Early drought exacting a toll on regional corn farmers
Extreme heat and drought are driving down what many farmers expected to be a bumper corn crop.
Back in March and April, warm weather had Midwestern farmers planting corn at a record setting pace.
In Illinois alone, an estimated more than 13 million acres of corn were planted this year.
Now, many growers are in full on damage control as record setting heat continues to drive down expected yields.
Gary Guenther farms just outside of Belleville and hopes scatter showers and cooler temperatures can help him save what’s left.
“We’re supposed to get some rain Sunday night and Monday, but they’re scattered showers,” Guenther says. “So, if you happen to be blessed and be under one of those scattered showers it’s going to help your crops out quite a bit.”
In parts of Illinois and Missouri some corn farmers have started mowing over their fields, completely throwing in the towel on this year’s crop.
That has crop insurance agents feeling anxious as well.
Current numbers for the total value of corn covered by crop insurance aren’t available yet.
But according to National Crop Insurance Services last year around $10 billion in corn was insured in Missouri and Illinois combined.
Tom Zacharias is president of National Crop Insurance Services and says if the drought continues the effects could ripple throughout rural communities.
“Many of these companies are located throughout the Midwest, they live in the same communities as the farmers they serve,” Zacharias says. “The tantamount concern at this point is the farming community, and ultimately if this gets worse, consumers could ultimately be impacted by this.”
Zacharias is quick to point out that there’s no way to know what the rest of the growing season will bring, and says crops overall could bounce back.
Another record high is set, heat-relief on the way
Yet another record high temperature was set yesterday with the mercury hitting 107.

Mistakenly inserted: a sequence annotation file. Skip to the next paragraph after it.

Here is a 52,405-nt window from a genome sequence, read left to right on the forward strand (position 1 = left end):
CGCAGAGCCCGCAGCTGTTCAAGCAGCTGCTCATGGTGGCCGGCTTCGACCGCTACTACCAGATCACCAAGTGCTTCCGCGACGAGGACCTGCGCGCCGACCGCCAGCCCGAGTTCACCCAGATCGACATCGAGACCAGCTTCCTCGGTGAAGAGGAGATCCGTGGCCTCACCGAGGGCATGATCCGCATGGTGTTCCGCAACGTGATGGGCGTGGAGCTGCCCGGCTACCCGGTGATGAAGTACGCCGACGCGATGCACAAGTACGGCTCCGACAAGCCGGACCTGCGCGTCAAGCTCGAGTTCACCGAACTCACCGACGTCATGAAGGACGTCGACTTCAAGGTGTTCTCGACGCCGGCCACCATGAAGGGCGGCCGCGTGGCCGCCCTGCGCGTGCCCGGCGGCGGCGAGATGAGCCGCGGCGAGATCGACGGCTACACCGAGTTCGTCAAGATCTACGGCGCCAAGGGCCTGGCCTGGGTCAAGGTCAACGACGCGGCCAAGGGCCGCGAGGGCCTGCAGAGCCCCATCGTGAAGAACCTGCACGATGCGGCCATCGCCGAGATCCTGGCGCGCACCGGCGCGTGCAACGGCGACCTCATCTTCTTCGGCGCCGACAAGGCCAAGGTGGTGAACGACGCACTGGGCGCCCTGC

At least 134 people have suffered a heat related illness in St. Louis County since the start of the heat wave.
But relief could be on the way.
The forecast calls for scattered showers and cooler temperatures tonight and tomorrow.
Melissa Byrd is a meteorologist with the National Weather Service and says the storm front will bring much anticipated relief from the extreme heat.
“The storms will be fairly scattered, we’re not expecting a lot of rainfall with them,” Byrd says. “But we will see back down to the upper 80s to mid-90s on Sunday, and then the rest of next week we’ll see high temperatures in the mid to upper 80s.”
Illinois investigates Planned Parenthood billing
A published report says Illinois Medicaid's inspector general is investigating the billing practices of Planned Parenthood of Illinois' medical director.
Crain's Chicago Business reports that more than $3 million in Medicaid funds went to Dr. Caroline Hoke in fiscal year 2009. The business journal says that made Hoke the Illinois program's second-highest-paid doctor. Payments to Hoke dropped to nothing by 2011.
A spokesman for the state's Medicaid agency says payments are being suspended to Hoke until billing issues are resolved.
Planned Parenthood of Illinois CEO Carole Brite denies wrongdoing and says the organization will have to repay the state an unspecified amount. Brite says the review began in 2010.
The Crain's report says it's routine for someone like Hoke to submit claims for the health providers she supervises.
Illinois child abuse hotline callers have to leave messages
A newspaper's investigation has found that most callers to the Illinois child abuse hotline don't reach a welfare specialist on their first try.
The Chicago Tribune reports in its Sunday editions that the Illinois Department of Children and Family Services took messages for more than 60 percent of those calls. The newspaper report says a delayed response can endanger children.
The Tribune analyzed hotline calls over an 11-year period. In 2001, nearly 70 percent of hotline callers got a specialist on the first try. Today, it's less than 40 percent.
Department spokesman Kendall Marlowe tells the newspaper that the hotline needs to be properly staffed to avoid messages.
State law requires the department to operate the hotline 24 hours a day, seven days a week.
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